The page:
For more information, or to comment online, visit FWP’s website at fwp.mt.gov and click on recent public notices. The draft environmental assessment will be available for public comment through Thursday, Oct. 30, at 5 p.m. Comments can be mailed to: Bison QFS EA; Montana Fish, Wildlife and Parks, P.O. Box 200701, Helena, MT 59620-0701.
Written by John Plestina
The Roosevelt County Commissioners approved several changes for the sheriff’s office Monday, Oct. 6.
The changes included an agreement for the Fort Peck Tribes to provide animal control services throughout much of the county.
Tribal animal control would be certified to provide services off the reservation, including in the Culbertson, Bainville and Froid areas. The agreement allows Sheriff Jason Frederick to deputize tribal animal control officers to work in non-reservation areas in the eastern part of the county.
The agreement includes tribal animal control services for the Roosevelt County Health Department.
Other approved changes for the sheriff’s office included the promotion of Corey Reum to chief deputy and several other promotions and new hires. Reum will work under Frederick and undersheriff John Summers.
In other business, the commissioners approved an easement allowing Oasis Petroleum to bore water, gas, oil and communication lines under Montana Secondary Hwy. 327.
Commission presiding officer Duane Nygaard said Oasis is aware that the Montana Department of Transportation plans construction to realign and repair Hwy. 327 with expected completion in 2017.
The commissioners also approved a request by ONEOK, Inc., a Tulsa, Okla., based natural gas company, to bore gas lines under County Road 1018, also near Bainville.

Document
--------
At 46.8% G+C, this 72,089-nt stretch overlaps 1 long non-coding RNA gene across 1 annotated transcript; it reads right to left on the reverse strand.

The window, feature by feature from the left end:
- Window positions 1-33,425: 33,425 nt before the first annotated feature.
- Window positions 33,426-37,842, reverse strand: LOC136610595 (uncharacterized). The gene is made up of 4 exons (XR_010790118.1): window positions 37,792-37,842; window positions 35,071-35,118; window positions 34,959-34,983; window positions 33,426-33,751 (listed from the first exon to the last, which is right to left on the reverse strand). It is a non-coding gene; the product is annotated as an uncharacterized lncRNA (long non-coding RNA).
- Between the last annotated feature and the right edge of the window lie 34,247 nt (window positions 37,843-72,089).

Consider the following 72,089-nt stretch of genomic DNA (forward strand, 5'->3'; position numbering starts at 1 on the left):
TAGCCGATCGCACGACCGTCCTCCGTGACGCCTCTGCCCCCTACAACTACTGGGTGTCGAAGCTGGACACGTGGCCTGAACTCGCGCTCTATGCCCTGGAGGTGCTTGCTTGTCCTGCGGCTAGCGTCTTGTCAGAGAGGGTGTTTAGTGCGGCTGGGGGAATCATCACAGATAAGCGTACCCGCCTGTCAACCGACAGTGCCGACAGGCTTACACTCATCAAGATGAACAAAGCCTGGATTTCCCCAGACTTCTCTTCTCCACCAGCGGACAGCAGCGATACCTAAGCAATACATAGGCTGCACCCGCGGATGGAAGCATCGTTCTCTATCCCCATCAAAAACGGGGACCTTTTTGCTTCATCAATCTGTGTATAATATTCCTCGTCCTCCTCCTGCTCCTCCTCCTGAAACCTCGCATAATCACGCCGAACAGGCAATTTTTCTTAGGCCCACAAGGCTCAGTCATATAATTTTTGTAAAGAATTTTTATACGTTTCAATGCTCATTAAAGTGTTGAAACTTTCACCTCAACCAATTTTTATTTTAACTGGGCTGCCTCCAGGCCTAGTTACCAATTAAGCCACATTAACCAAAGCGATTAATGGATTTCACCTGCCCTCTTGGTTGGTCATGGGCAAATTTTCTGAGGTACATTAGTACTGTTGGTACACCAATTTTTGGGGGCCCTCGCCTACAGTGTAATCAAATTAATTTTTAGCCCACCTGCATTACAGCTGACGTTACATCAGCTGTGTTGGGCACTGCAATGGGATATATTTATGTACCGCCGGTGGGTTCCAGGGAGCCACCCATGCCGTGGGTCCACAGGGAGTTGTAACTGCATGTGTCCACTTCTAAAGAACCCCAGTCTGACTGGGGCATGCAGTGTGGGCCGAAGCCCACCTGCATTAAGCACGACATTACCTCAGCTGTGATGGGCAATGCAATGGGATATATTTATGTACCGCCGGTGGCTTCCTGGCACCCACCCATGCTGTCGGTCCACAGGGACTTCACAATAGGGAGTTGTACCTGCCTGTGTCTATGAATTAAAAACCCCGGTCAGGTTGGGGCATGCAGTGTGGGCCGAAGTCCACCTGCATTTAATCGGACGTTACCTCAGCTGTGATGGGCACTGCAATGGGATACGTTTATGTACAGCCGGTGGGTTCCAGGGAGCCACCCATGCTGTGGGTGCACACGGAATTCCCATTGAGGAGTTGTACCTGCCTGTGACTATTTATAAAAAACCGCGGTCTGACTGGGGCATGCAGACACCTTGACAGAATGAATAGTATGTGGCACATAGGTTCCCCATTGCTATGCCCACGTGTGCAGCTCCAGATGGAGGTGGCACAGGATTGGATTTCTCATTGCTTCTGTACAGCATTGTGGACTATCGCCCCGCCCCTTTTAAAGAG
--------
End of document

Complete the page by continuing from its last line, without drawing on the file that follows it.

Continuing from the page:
In another matter, the commissioners signed an agreement with the Fort Peck Tribes for shared use of the Jim Shanley Public Library in Poplar.
Written by John Plestina
Forty-six years on the job, Dave Wemmer has officially retired from Columbia Grain Inc., the current operator of the grain elevator in Wolf Point, but the longtime familiar face at the elevator remains part-time.
Wemmer began working for Peavey Company in Miles City in 1968, when he was just 19 years old. After starting in the feed plant and holding nearly every position at the Miles City elevator, he worked his way up to sales representative, a position he held for 3½ years. Not liking working on commission and having to take a weekly draw to live on that he would have to repay, Wemmer transferred to Wolf Point in 1979 to become assistant manager. Two years later, he advanced to manager of the Wolf Point facility, a position he held 33 years until Sept. 19.
Does he regret retiring four years short of 50 consecutive years of employment?
“No, I’m going to enjoy it,” Wemmer said.
He said the grain dust was bothering him and he had developed an allergy to it, so he decided, at age 65, it was time to retire.
The job also required him to be outdoors for long periods.
“I just decided I don’t want to spend another winter outside,” Wemmer said.
He said he wants to travel with his wife and will continue to live in Wolf Point.
“I like gardening. I like having a real nice garden,” Wemmer said.
“I’ve had a great life. I’ve worked with a lot of great people,” he said.
Wemmer currently works half days answering phones and visiting with customers, at least for now, having passed the torch to Charles Redfield, who has become manager after working under Wemmer for 17 years at the elevator.
“He’s a hard working guy and he’ll take care of the customers,” Wemmer said.
“It was a good time for me to retire because they’re all computerized and I can’t do computers,” Wemmer said. “I’m still a country kid as far as computers go.”
The downside of his career came while dumping a truck load of grain in 1991. A loose truck ran over Wemmer, breaking both legs and crushing one.
He wanted to return to work with crutches as soon as he could.
There were many pluses d7uring this time.
“We made records with this elevator that nobody has ever done before,” Wemmer said.
Raised on a ranch in Garfield County, Wemmer moved to Miles City when he started high school and remained there until he moved to Wolf Point when he was about 30 years old.